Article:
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A semi-quantitative seafood safety risk assessment


Sumner, JL and Ross, T, A semi-quantitative seafood safety risk assessment, International Journal of Food Microbiology, 77, (1-2) pp. 55-59. ISSN 0168-1605 (2002) [Refereed Article]

DOI: doi:10.1016/S0168-1605(02)00062-4


As part of a semi-quantitative risk assessment of 10 seafood hazard/product combinations, a risk assessment tool was used to generate a Risk Ranking. The tool is in a spreadsheet software format and provides a risk estimate, which is scaled between 0 and 100, where 0 represents no risk and 100 represents all meals containing a lethal dose of the hazard. A full description of the tool is contained in Ross and Sumner (this issue). Based on their ranking, seafoods in Australia fell into three risk categories. Hazard/product pairs with ranking <32 included mercury poisoning (Relative Risk=24), Clostridium botulinum in canned fish (RR=25), or in vacuum-packed cold-smoked fish (RR=28), parasites in sushi/sashimi (RR=31), viruses in shellfish from uncontaminated waters (RR=31), enteric bacteria in imported cooked shrimp (RR=31) and algal biotoxins from controlled waters (RR=31). It is noted that there have been no documented cases of food-borne illness from any of the above hazard/product pairings in Australia. Those with rankings 32-48 included Vibrio parahaemolyticus in cooked prawns (RR=37), V. cholerae in cooked prawns (RR=37), Listeria monocytogenes in cold-smoked seafoods (RR=39), scombrotoxicosis (RR=40), V. vulnificus in oysters (RR=41), ciguatera in the general Australian population (RR=45), L. monocytogenes in susceptible (RR=45) and extremely susceptible populations (RR=47) and enteric bacteria in imported cooked shrimp eaten by vulnerable consumers (RR=48). Almost all the hazard/product pairs in this category have caused the outbreaks of food poisoning in Australasia. Those hazard/product pairs with rankings >48 included ciguatera from recreational fishing in susceptible areas (RR=60), viruses in shellfish from contaminated waters (RR=67) and algal biotoxins from uncontrolled waters in an algal event (RR=72). There have been significant (>100 cases) food poisoning incidents involving viruses and biotoxins in shellfish, while ciguatera poisoning is prevalent among coastal communities in Australia's warmer waters. © 2002 Elsevier Science B.V. All rights reserved.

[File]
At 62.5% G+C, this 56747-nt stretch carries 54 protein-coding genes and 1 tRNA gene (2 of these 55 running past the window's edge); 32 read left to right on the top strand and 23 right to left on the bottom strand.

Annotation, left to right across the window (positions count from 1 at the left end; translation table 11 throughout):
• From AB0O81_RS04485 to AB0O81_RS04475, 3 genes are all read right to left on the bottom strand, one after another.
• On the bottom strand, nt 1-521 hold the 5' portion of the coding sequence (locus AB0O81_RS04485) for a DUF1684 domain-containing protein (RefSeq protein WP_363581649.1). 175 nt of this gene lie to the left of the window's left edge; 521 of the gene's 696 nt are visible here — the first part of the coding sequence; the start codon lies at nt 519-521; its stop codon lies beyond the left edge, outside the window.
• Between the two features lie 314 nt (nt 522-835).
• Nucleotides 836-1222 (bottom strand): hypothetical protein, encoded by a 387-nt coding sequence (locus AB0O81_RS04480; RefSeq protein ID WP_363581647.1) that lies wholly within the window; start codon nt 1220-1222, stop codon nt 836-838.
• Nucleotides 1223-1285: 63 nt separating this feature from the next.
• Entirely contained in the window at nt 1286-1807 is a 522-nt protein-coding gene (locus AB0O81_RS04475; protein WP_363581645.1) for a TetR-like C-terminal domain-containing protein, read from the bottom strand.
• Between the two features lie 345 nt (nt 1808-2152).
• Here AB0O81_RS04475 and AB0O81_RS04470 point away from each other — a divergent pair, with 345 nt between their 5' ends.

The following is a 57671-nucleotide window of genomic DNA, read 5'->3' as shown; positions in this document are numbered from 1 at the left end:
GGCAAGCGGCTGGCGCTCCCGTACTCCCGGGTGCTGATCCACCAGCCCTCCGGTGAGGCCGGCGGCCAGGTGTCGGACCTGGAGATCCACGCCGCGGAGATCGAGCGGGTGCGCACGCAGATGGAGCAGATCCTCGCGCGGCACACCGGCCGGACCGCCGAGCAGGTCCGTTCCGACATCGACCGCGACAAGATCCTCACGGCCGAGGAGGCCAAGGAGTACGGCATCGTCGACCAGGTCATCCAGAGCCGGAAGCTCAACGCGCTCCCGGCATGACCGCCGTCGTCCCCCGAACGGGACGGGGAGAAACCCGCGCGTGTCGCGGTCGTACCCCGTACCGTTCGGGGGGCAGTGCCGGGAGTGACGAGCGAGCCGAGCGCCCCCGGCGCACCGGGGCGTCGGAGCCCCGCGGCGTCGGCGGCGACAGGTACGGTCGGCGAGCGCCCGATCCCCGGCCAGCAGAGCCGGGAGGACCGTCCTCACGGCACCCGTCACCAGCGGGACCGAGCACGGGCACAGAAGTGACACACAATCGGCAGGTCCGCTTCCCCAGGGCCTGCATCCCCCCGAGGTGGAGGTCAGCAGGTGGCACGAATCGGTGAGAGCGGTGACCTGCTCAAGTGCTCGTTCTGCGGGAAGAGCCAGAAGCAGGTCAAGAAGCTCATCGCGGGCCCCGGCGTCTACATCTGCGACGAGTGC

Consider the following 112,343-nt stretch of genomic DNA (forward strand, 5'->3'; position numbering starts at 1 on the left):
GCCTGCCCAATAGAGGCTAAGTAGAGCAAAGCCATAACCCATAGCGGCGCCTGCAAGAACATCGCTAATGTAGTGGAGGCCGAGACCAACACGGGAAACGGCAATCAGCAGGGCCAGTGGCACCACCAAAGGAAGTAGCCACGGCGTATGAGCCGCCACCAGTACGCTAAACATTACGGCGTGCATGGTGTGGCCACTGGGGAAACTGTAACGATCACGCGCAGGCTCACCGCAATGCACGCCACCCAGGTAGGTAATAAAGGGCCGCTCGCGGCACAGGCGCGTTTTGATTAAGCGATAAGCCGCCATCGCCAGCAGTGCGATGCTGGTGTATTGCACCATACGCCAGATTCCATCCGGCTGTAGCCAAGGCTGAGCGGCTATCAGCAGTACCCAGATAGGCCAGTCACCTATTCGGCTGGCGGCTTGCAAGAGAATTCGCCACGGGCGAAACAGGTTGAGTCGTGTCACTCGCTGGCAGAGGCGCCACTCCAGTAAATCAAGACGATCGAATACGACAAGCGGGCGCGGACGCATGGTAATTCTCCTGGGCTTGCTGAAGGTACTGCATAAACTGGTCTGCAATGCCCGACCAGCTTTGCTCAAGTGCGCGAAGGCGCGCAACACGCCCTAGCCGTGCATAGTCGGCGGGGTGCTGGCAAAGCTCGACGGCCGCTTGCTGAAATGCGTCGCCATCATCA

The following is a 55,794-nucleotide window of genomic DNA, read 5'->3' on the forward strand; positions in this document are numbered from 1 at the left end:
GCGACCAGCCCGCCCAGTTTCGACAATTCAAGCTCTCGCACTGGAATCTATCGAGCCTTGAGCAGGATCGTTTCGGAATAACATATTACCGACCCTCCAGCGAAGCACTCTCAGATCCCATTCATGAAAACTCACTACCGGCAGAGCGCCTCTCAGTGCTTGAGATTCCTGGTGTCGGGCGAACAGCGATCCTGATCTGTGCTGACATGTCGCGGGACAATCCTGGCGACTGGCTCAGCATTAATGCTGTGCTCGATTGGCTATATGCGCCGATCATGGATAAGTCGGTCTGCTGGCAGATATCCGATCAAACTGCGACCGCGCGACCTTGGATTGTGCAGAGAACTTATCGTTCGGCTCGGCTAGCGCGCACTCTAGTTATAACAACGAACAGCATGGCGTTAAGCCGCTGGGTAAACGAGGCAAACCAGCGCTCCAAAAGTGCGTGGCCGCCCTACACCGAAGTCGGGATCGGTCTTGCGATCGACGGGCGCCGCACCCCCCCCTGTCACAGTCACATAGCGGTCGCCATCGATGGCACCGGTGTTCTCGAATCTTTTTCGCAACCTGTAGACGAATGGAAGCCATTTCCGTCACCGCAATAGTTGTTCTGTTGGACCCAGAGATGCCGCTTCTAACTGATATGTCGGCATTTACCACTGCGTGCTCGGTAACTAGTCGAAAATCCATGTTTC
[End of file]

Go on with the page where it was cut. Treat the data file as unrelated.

Item Details

Item Type:Refereed Article
Research Division:Biological Sciences
Research Group:Microbiology
Research Field:Microbiology not elsewhere classified
Objective Division:Health
Objective Group:Public health (excl. specific population health)
Objective Field:Food safety
UTAS Author:Sumner, JL (Dr John Sumner)
UTAS Author:Ross, T (Professor Tom Ross)
ID Code:23747
Year Published:2002
Web of Science® Times Cited:63
Deposited By:Agricultural Science
Deposited On:2002-08-01
Last Modified:2003-05-30

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